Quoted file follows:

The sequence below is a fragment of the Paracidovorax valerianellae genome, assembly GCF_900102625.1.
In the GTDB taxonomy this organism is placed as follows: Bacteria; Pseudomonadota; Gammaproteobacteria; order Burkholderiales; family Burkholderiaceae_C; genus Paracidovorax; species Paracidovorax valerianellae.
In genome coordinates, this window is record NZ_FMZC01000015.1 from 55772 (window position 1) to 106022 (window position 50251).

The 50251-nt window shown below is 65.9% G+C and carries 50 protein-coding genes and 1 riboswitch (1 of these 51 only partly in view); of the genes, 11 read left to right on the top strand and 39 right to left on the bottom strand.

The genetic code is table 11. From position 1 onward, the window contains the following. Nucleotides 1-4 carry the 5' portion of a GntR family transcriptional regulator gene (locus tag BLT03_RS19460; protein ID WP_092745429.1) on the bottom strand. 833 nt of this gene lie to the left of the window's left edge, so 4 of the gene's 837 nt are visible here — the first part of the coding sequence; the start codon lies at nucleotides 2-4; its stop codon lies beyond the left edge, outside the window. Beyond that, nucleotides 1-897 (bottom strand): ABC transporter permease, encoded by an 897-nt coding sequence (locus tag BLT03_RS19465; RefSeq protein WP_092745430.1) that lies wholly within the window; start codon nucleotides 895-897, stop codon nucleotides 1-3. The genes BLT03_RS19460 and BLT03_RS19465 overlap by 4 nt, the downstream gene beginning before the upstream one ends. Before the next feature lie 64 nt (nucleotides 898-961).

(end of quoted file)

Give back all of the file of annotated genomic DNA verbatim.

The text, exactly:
The sequence below is a fragment of the Paracidovorax valerianellae genome, assembly GCF_900102625.1.
In the GTDB taxonomy this organism is placed as follows: Bacteria; Pseudomonadota; Gammaproteobacteria; order Burkholderiales; family Burkholderiaceae_C; genus Paracidovorax; species Paracidovorax valerianellae.
In genome coordinates, this window is record NZ_FMZC01000015.1 from 55772 (window position 1) to 106022 (window position 50251).

The 50251-nt window shown below is 65.9% G+C and carries 50 protein-coding genes and 1 riboswitch (1 of these 51 only partly in view); of the genes, 11 read left to right on the top strand and 39 right to left on the bottom strand.

The genetic code is table 11. From position 1 onward, the window contains the following. Nucleotides 1-4 carry the 5' portion of a GntR family transcriptional regulator gene (locus tag BLT03_RS19460; protein ID WP_092745429.1) on the bottom strand. 833 nt of this gene lie to the left of the window's left edge, so 4 of the gene's 837 nt are visible here — the first part of the coding sequence; the start codon lies at nucleotides 2-4; its stop codon lies beyond the left edge, outside the window. Beyond that, nucleotides 1-897 (bottom strand): ABC transporter permease, encoded by an 897-nt coding sequence (locus tag BLT03_RS19465; RefSeq protein WP_092745430.1) that lies wholly within the window; start codon nucleotides 895-897, stop codon nucleotides 1-3. The genes BLT03_RS19460 and BLT03_RS19465 overlap by 4 nt, the downstream gene beginning before the upstream one ends. Before the next feature lie 64 nt (nucleotides 898-961).